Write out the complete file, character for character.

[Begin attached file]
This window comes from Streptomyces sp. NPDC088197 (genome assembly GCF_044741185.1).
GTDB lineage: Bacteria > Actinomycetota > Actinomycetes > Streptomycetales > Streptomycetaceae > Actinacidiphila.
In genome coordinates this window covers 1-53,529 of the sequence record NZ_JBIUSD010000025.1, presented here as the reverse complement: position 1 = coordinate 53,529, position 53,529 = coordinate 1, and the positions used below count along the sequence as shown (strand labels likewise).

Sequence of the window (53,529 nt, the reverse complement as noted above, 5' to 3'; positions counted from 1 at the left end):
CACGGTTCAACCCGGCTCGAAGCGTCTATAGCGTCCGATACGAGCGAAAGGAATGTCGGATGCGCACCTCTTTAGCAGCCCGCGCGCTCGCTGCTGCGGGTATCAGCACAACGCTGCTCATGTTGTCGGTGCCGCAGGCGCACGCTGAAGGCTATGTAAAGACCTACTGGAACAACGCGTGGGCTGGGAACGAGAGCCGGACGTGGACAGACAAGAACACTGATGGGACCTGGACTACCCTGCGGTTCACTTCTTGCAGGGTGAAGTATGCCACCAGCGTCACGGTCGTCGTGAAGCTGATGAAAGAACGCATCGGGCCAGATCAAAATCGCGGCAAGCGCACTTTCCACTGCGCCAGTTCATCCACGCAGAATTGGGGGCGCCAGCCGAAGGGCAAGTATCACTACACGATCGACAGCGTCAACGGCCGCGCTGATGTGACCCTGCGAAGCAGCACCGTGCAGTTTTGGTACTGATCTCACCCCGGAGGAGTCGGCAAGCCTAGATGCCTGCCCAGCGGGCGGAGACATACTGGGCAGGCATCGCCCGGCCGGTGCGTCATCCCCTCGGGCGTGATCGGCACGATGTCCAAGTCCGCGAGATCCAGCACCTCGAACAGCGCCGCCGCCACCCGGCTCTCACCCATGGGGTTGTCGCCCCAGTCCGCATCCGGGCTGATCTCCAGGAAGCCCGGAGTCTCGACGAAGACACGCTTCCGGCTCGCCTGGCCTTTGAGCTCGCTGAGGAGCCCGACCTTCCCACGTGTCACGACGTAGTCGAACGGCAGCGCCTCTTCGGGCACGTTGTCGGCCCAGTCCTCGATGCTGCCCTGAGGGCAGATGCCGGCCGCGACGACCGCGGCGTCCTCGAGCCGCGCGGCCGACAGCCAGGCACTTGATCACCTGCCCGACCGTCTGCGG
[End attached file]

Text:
This window comes from Streptomyces sp. NPDC088197 (genome assembly GCF_044741185.1).
GTDB lineage: Bacteria > Actinomycetota > Actinomycetes > Streptomycetales > Streptomycetaceae > Actinacidiphila.
In genome coordinates this window covers 1-53,529 of the sequence record NZ_JBIUSD010000025.1, presented here as the reverse complement: position 1 = coordinate 53,529, position 53,529 = coordinate 1, and the positions used below count along the sequence as shown (strand labels likewise).

Sequence of the window (53,529 nt, the reverse complement as noted above, 5' to 3'; positions counted from 1 at the left end):
CACGGTTCAACCCGGCTCGAAGCGTCTATAGCGTCCGATACGAGCGAAAGGAATGTCGGATGCGCACCTCTTTAGCAGCCCGCGCGCTCGCTGCTGCGGGTATCAGCACAACGCTGCTCATGTTGTCGGTGCCGCAGGCGCACGCTGAAGGCTATGTAAAGACCTACTGGAACAACGCGTGGGCTGGGAACGAGAGCCGGACGTGGACAGACAAGAACACTGATGGGACCTGGACTACCCTGCGGTTCACTTCTTGCAGGGTGAAGTATGCCACCAGCGTCACGGTCGTCGTGAAGCTGATGAAAGAACGCATCGGGCCAGATCAAAATCGCGGCAAGCGCACTTTCCACTGCGCCAGTTCATCCACGCAGAATTGGGGGCGCCAGCCGAAGGGCAAGTATCACTACACGATCGACAGCGTCAACGGCCGCGCTGATGTGACCCTGCGAAGCAGCACCGTGCAGTTTTGGTACTGATCTCACCCCGGAGGAGTCGGCAAGCCTAGATGCCTGCCCAGCGGGCGGAGACATACTGGGCAGGCATCGCCCGGCCGGTGCGTCATCCCCTCGGGCGTGATCGGCACGATGTCCAAGTCCGCGAGATCCAGCACCTCGAACAGCGCCGCCGCCACCCGGCTCTCACCCATGGGGTTGTCGCCCCAGTCCGCATCCGGGCTGATCTCCAGGAAGCCCGGAGTCTCGACGAAGACACGCTTCCGGCTCGCCTGGCCTTTGAGCTCGCTGAGGAGCCCGACCTTCCCACGTGTCACGACGTAGTCGAACGGCAGCGCCTCTTCGGGCACGTTGTCGGCCCAGTCCTCGATGCTGCCCTGAGGGCAGATGCCGGCCGCGACGACCGCGGCGTCCTCGAGCCGCGCGGCCGACAGCCAGGCACTTGATCACCTGCCCGACCGTCTGCGG